PERFORMING TEXTILES SERIES
This suite of videos is Vatanajyankur's physical manifestation of manual labour processes often undertaken by women in Thailand. These actions are presented through the double-lens of a hyper-coloured formal composition and a study into the physical abilities/vulnerabilities of the body, combining as works that provoke questions of labour, consumption, feminism and the artist's lived experience.
This series is commissioned by the Dunedin Public Art Gallery, Dunedin, New Zealand.
Commissioned by The Peninsula Bangkok and The Bangkok Art Biennale
2015 - 2017
Vatanajyankur’s exploration of everyday and domestic work is particularly telling of her Thai homeland. A place where, for many, daily chores aren’t always assisted by electronic contraptions or white goods but are time-consuming, physically exhausting, and often the task of women. The videos’ happy, day-glow colours, dark humour and undercurrents of violence, however, bring a universality and contemporary currency to the historical trajectory of feminist art. It is telling, for instance, that she describes her performances as “meditation postures”, when such gruelling tests of resilience and fear are quite the opposite of what we might think of now as zen. But, for Vatanajyankur, extreme physical endurance offers a way to free herself from her mind: a mechanism to lose her sense of being. This deliberate objectification, she says, turns her body into sculpture.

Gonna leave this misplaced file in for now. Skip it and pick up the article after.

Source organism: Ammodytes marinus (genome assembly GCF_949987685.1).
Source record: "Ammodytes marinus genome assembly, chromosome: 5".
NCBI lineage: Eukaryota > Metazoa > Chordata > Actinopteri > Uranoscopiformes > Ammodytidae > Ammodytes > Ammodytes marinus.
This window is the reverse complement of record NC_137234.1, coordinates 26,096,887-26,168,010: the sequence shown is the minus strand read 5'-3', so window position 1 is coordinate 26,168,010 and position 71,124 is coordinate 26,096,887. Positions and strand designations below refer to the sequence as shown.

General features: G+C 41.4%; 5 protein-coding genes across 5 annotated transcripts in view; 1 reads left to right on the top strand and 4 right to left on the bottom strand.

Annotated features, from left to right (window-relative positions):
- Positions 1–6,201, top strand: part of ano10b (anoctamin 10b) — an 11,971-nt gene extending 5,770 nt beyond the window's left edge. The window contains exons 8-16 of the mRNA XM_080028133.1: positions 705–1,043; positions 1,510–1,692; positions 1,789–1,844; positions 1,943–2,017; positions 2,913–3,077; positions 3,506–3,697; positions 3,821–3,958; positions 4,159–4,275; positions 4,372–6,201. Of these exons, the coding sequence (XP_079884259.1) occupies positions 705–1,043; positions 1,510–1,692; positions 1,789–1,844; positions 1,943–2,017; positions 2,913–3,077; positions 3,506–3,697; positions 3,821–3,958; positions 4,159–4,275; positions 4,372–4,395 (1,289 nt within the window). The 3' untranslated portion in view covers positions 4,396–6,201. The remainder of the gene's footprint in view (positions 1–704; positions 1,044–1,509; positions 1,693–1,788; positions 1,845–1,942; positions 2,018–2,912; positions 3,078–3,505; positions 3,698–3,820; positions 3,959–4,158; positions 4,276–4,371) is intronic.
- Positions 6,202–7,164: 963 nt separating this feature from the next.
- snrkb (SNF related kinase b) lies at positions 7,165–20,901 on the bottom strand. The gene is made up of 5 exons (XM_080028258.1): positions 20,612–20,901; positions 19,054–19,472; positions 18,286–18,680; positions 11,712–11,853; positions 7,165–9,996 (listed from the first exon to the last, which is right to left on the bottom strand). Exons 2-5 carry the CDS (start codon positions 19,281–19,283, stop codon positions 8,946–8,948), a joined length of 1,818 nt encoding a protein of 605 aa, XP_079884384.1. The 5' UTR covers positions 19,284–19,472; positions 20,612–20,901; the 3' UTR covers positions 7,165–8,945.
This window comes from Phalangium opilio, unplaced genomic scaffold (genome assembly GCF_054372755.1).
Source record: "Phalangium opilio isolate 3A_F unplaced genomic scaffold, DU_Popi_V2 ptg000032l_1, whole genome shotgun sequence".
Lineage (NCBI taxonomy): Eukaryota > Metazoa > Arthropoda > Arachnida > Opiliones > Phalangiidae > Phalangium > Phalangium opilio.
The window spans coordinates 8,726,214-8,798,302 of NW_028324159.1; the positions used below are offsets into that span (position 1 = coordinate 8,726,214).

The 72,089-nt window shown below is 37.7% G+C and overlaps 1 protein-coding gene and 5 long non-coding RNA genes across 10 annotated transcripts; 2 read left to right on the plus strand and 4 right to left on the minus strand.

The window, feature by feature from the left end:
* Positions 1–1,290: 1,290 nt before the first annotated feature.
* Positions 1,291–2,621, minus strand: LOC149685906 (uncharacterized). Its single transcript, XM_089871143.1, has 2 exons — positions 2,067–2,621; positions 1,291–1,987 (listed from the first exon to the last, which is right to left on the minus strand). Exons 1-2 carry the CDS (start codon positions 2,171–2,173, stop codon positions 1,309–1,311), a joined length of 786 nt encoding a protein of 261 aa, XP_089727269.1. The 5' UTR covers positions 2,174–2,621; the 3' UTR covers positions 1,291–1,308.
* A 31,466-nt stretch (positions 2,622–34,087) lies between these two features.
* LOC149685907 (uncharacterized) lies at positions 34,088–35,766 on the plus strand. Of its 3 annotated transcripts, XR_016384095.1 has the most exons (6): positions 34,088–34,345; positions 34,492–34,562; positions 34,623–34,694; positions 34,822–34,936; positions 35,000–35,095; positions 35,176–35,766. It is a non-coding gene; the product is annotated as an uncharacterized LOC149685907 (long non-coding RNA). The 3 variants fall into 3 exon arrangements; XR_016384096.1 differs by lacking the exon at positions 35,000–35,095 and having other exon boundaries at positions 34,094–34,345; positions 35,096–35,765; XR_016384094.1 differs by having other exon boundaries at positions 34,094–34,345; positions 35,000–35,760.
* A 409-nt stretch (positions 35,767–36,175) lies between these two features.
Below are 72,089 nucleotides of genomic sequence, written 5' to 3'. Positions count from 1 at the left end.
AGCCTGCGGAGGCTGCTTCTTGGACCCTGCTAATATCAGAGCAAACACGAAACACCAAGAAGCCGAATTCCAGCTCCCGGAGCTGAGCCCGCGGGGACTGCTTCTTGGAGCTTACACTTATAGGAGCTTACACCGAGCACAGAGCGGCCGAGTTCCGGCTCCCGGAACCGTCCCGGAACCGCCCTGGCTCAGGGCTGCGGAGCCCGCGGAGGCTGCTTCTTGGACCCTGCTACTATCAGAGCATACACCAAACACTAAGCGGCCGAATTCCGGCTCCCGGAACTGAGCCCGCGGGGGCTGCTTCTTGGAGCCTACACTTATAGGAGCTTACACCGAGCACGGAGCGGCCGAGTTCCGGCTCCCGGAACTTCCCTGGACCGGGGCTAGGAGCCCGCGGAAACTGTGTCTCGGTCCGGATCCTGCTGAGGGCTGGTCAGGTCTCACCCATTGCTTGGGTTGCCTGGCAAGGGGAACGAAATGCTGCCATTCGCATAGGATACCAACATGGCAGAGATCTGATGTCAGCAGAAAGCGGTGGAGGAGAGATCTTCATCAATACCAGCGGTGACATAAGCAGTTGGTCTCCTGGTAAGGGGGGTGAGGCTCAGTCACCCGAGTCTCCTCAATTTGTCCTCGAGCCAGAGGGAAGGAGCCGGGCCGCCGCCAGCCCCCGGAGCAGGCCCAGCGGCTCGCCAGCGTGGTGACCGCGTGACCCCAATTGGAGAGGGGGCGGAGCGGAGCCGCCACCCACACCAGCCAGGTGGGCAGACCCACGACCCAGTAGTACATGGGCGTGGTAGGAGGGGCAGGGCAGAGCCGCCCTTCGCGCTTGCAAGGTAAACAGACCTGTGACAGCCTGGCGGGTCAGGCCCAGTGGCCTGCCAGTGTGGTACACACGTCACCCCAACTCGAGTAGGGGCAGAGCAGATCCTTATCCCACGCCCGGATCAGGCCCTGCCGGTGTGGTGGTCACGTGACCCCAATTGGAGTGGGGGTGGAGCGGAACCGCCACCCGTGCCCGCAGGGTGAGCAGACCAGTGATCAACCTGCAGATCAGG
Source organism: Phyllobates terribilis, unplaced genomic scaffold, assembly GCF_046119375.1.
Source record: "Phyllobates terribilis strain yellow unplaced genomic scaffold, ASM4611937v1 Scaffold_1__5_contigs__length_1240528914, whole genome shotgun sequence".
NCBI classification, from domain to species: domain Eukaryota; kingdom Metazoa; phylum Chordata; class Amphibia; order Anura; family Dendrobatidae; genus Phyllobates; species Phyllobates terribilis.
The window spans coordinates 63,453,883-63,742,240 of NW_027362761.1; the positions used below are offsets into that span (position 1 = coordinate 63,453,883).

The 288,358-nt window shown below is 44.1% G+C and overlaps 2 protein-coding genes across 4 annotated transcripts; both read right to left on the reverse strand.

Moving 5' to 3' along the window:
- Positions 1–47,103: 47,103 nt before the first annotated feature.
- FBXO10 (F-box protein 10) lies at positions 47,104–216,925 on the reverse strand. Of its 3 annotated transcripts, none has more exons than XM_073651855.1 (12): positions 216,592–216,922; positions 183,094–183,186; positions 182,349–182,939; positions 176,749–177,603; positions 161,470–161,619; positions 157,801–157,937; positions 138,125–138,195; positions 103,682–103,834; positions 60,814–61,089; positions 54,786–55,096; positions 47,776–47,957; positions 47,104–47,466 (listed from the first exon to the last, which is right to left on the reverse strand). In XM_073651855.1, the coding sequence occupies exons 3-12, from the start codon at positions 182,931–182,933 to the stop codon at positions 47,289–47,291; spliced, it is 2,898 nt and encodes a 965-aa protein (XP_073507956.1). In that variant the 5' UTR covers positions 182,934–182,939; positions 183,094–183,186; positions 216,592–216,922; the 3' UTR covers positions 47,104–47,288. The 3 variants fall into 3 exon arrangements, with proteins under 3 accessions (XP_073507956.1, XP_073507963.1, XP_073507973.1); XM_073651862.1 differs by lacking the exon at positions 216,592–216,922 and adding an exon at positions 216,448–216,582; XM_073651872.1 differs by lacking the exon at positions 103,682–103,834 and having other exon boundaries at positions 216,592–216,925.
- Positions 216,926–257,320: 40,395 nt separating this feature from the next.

Carrier I, Digital Print, 2017 (ACP Commission)
2012 - 2014
Kawita Vatanajyankur's performative video series Tools aims to reconstruct the elements of traditional seventeenth-century painting—often portraying a female figure, usually posed as a still object within a domestic work space. Vatanajyankur's work illustrates the relationship between the female body and domestic objects, which physically—sometimes violently—confront each other until the body succumbs and is pressured to work with the object; merge with it; become part of it; and eventually, is transformed into a sculptured domestic tool. The action and reaction of the body reflects the physical, psychological and cultural aspects of female endurance, physical resilience, strength and insecurity.
Splashed is a new approach towards a different artistic practice as it rather focuses on commenting the modified lies, modification and manipulations behind consumerism. Packages of food are printed and painted with surrealistic happy characters and graphics, bright and colorful logos, as well as idealistic and perfect shapes and colors of meat covering the truth behind the untold, unreachable, unseen stories of exploitations, violence and disturbance.
OLDER VIDEO WORK
Works created when Vatanajyankur was a student